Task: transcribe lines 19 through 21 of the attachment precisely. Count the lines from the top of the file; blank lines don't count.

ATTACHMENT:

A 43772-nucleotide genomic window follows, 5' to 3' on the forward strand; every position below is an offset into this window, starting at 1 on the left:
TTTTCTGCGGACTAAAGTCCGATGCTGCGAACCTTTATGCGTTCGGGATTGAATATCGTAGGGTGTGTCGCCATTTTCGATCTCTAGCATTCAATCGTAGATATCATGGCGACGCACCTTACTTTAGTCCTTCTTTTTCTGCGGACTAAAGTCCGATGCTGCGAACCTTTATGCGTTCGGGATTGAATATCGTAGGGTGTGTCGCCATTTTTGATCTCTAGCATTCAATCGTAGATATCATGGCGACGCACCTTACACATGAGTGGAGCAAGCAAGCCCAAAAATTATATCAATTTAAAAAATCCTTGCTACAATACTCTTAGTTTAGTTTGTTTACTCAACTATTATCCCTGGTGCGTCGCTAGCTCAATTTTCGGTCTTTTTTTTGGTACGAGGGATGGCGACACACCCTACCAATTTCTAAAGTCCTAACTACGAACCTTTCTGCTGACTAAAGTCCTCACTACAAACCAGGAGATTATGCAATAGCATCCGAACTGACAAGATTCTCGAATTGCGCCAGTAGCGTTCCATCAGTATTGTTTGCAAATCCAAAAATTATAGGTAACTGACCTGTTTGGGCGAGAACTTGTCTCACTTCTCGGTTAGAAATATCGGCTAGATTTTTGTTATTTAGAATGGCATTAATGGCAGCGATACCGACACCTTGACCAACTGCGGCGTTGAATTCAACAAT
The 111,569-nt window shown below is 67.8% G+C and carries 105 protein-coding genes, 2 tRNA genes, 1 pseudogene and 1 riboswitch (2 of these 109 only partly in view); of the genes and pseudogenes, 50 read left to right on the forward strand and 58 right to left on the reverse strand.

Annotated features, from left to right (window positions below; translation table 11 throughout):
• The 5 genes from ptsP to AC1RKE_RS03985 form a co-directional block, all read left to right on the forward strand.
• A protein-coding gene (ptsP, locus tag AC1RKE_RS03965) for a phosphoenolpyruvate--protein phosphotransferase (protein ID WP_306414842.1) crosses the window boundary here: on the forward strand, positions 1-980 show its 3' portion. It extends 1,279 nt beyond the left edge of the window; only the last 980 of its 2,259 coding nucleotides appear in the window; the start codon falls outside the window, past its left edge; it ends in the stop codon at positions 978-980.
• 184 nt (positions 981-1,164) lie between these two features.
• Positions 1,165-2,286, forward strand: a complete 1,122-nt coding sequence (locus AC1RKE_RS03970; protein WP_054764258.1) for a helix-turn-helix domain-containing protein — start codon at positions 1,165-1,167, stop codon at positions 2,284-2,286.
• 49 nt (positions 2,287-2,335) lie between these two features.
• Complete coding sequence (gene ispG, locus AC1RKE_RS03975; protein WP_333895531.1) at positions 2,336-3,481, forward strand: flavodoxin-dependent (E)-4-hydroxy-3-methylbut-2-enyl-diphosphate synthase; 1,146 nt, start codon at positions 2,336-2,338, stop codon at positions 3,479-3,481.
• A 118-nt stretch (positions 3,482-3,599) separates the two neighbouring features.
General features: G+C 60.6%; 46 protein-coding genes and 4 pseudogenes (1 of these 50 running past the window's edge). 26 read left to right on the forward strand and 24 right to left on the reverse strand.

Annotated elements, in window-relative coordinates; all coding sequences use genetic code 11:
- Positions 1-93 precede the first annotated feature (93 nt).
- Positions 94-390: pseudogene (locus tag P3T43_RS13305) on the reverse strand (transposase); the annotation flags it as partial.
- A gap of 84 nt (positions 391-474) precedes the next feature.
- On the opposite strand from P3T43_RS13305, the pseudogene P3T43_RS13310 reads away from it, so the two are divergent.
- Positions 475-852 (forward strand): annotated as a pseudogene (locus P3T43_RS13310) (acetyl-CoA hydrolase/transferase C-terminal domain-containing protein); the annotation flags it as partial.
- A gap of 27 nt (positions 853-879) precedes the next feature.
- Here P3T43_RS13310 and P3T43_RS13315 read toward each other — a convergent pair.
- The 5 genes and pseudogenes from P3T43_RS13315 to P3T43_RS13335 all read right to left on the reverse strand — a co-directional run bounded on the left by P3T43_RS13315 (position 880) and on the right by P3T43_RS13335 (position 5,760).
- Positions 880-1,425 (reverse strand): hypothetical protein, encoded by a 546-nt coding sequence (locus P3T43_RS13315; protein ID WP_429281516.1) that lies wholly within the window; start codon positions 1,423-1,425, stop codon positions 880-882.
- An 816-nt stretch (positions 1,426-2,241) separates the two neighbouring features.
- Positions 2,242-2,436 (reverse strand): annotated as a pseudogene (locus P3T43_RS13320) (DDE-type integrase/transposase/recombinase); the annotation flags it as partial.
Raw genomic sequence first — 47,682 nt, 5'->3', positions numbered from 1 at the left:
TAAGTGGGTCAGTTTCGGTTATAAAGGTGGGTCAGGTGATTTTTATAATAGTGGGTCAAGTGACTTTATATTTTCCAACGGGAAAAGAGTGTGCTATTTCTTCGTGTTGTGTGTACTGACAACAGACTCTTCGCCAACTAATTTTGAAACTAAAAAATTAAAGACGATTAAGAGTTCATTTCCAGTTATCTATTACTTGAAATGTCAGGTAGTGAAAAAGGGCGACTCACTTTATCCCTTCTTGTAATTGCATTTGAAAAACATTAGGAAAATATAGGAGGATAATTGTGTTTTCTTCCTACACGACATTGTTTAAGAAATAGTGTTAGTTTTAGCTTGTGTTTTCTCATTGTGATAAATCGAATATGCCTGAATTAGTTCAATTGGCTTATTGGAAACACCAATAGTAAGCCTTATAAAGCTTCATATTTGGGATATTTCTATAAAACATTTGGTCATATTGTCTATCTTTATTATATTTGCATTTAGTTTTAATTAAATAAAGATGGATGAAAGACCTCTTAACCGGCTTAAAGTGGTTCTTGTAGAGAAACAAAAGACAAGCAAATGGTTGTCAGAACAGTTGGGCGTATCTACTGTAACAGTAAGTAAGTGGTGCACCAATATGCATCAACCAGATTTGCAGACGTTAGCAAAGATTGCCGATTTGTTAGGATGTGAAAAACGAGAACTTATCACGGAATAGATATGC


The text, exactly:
- A gap of 27 nt (positions 853-879) precedes the next feature.
- Here P3T43_RS13310 and P3T43_RS13315 read toward each other — a convergent pair.
- The 5 genes and pseudogenes from P3T43_RS13315 to P3T43_RS13335 all read right to left on the reverse strand — a co-directional run bounded on the left by P3T43_RS13315 (position 880) and on the right by P3T43_RS13335 (position 5,760).